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Deploy software to a private IBM Cloud Hyper Protect Virtual Server using IBM toolchain

With IBM Cloud Continuous Delivery, you can build, test, deploy, and manage apps with toolchains. IBM Cloud Continuous Delivery includes delivery pipelines, making these tasks automated, which in turn, requires little to no human interference.

In this tutorial, you’ll learn how to deploy on custom servers using the IBM Delivery Pipeline, which is commonly used to deploy builds on Kubernetes or Cloud Foundry. We’ll be using the demo application AcmeAir, a Node.js implementation of the Acme Air Sample Application. The code will be automatically integrated, dockerized on a custom-built server, uploaded to a private container registry, and deployed on multiple custom servers (in this case the IBM Cloud Hyper Protect Virtual Servers). The best part is that all of this can be done using resources available through an IBM Cloud account. Let’s get started!


To complete this tutorial, you need the following:

Estimated time

Completing this tutorial should take about 1 hour.

Step 1: Set up your Hyper Protect Virtual Server

To begin, you need to create the server required to deploy your software on the private server. Don’t worry, setting up a Hyper Protect Virtual Server is simple.

Begin by opening the command line interface (CLI) on your computer and generate an SSH key pair by entering the command ssh-keygen and following the instructions. Make sure to remember where you store your SSH keys (you may need to install OpenSSH before doing this).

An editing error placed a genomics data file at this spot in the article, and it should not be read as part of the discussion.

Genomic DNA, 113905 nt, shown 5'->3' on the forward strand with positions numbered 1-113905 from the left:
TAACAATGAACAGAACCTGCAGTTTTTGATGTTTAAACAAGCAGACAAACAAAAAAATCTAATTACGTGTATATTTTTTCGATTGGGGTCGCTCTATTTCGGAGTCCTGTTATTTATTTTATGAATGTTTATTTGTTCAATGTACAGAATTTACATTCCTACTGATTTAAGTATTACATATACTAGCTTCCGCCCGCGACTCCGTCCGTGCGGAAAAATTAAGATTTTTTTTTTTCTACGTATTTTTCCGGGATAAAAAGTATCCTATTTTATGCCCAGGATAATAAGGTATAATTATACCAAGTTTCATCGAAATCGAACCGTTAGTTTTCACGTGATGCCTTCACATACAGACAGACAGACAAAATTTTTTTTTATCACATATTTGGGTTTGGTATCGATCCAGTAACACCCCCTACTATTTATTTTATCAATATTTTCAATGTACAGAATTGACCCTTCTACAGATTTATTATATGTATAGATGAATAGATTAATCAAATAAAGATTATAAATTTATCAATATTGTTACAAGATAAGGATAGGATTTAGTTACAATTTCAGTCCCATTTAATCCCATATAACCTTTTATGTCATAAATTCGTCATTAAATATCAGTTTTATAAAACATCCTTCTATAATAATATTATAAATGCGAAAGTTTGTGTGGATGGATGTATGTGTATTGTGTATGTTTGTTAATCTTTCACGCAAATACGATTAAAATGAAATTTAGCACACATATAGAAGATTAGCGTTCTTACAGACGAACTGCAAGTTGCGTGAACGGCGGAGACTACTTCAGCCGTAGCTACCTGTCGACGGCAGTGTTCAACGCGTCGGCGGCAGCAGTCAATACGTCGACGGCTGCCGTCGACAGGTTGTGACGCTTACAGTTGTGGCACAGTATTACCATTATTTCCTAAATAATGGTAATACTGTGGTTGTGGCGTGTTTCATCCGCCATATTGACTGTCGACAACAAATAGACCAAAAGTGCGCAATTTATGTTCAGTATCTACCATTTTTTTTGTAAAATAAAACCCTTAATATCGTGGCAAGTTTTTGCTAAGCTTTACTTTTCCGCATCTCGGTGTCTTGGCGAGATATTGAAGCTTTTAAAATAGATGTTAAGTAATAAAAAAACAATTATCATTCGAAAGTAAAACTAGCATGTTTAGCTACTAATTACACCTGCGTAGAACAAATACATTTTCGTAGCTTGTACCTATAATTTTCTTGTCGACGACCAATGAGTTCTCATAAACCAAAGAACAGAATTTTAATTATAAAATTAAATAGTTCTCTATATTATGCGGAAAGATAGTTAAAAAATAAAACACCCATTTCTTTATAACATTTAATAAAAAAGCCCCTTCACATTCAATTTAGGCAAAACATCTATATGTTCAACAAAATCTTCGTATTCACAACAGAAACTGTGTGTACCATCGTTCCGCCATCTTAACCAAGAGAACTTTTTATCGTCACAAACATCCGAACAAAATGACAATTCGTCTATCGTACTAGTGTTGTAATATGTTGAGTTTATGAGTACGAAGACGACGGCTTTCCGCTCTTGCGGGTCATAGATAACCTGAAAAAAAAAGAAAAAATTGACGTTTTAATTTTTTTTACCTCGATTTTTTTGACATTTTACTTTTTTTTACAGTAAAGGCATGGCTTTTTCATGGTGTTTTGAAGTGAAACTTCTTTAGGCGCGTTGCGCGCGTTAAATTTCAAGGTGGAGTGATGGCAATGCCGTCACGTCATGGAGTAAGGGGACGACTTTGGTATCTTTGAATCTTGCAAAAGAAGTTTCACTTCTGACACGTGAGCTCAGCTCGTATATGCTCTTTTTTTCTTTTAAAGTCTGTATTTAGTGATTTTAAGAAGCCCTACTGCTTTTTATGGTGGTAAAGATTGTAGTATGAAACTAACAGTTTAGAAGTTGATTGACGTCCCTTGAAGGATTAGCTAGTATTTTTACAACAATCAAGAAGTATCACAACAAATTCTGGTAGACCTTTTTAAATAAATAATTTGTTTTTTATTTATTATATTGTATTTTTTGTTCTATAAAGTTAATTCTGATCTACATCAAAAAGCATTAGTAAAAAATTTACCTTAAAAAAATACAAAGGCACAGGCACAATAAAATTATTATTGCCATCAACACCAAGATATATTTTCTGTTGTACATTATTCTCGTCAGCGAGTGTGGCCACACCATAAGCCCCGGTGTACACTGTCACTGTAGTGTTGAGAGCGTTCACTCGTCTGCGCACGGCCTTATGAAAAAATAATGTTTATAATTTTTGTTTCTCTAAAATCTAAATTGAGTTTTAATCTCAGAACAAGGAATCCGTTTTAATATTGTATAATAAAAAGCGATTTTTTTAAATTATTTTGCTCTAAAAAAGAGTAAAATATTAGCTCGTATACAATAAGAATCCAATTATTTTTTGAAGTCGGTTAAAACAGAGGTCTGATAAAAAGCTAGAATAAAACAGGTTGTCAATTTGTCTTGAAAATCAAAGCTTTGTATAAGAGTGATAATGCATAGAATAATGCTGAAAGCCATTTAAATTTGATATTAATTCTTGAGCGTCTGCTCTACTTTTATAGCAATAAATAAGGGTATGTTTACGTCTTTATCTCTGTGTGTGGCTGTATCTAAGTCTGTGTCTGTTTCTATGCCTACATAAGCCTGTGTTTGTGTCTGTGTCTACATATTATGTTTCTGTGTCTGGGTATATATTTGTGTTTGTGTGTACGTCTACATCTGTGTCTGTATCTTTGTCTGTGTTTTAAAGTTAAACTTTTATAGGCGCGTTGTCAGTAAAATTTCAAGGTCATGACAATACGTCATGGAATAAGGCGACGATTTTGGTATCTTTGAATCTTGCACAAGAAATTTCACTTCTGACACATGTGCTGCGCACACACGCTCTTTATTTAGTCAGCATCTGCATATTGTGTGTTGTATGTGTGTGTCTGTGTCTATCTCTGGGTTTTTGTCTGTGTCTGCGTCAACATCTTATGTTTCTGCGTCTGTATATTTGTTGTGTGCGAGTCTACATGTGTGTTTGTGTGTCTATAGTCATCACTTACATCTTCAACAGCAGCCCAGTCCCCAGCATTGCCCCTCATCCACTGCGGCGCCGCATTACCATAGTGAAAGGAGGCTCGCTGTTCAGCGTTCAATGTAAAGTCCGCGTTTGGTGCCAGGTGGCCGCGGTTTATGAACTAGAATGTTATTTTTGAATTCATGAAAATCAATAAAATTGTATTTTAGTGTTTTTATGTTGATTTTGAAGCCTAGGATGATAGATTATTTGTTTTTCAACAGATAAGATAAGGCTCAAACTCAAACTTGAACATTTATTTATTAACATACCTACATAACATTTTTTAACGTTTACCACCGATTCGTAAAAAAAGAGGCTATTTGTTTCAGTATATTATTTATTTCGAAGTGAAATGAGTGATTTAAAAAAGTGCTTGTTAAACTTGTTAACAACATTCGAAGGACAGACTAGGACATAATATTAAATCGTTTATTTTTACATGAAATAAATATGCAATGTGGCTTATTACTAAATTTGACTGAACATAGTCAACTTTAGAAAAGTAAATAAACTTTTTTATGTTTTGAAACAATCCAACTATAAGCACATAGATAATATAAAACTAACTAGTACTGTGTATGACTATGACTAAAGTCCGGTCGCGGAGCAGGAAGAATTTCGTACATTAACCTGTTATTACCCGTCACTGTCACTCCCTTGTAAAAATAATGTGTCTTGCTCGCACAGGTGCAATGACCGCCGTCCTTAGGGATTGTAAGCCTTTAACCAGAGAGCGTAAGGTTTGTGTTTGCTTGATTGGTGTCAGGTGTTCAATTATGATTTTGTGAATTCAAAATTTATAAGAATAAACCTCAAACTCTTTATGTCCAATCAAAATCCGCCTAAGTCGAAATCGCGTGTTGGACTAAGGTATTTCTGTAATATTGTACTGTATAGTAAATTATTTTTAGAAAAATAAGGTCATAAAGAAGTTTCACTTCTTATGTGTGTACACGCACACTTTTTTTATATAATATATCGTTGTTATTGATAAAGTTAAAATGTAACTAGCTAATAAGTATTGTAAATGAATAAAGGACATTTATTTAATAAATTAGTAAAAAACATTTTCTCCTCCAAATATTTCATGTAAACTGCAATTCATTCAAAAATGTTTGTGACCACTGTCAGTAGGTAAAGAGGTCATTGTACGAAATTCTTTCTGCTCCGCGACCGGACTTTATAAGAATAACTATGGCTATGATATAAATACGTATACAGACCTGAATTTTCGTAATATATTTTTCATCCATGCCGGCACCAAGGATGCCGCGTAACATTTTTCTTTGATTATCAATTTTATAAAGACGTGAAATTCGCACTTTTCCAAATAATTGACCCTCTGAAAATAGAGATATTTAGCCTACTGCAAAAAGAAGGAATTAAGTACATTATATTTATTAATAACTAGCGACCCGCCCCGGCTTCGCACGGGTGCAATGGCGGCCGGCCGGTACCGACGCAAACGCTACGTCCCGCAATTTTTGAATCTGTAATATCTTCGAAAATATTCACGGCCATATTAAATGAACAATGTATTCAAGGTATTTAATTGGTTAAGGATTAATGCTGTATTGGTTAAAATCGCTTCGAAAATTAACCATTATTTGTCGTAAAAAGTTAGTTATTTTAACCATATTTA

Now, use the generated private key to create your Hyper Protect Virtual Server here. Try to log in to your server via the terminal to make sure everything is working properly. You can find this process explained in more detail in the Hyper Protect Virtual Server overview as well as in the SSH documentation.

Step 2: Enable an SSH key login for your IBM Delivery Pipeline

To enable the toolchain to deploy on custom servers, you use a custom docker image running Linux, which stores the SSH keys. This will be used to send commands on to your server. I’ll discuss more on this later.

To generate the docker image, download the sshimage folder from this git repository to your desktop. If you’re using a Mac, use Shift+Command+G in Finder to open the Go to Folder search mask. If you’re on a Windows device, you’ll use Windows+R.

Enter ~/.ssh/ or enter the path shown on your terminal when you generate your SSH keys. A folder should open with three text files inside named id_rsa, id_rsa.pub, and known_hosts. Copy all three files in this folder.

Now, open the CLI and navigate to the sshimage folder. Run the command docker build. Docker creates an image with a small Linux version and your keys in place. With the command docker image ls you should be able to see your newly created image.

Next you need to tag docker tag <local_image> us.icr.io/<my_namespace>/<my_repo>:<my_tag> and upload docker push us.icr.io/<my_namespace>/<my_repo>:<my_tag> to your image to the IBM Container Registry. Check out the Kubernetes Registry Quick Start guide for more details.

Step 3: Create the pipeline

Head over to the DevOps toolchains page and create a Cloud Foundry toolchain. Link the git repository with the code you want to use and enter an API-Key (if you don’t have one you can generate one).

After creating your toolchain, you should see a dashboard where you can configure multiple elements. Click the field with the label Delivery Pipeline. The two stages of your pipeline should now be visible.

Click on the gear in the upper right corner of the Build Stage and then click the Configure Stage option. Choose the custom Docker image as your builder type and enter the name of your sshimage from your IBM Cloud Container Registry.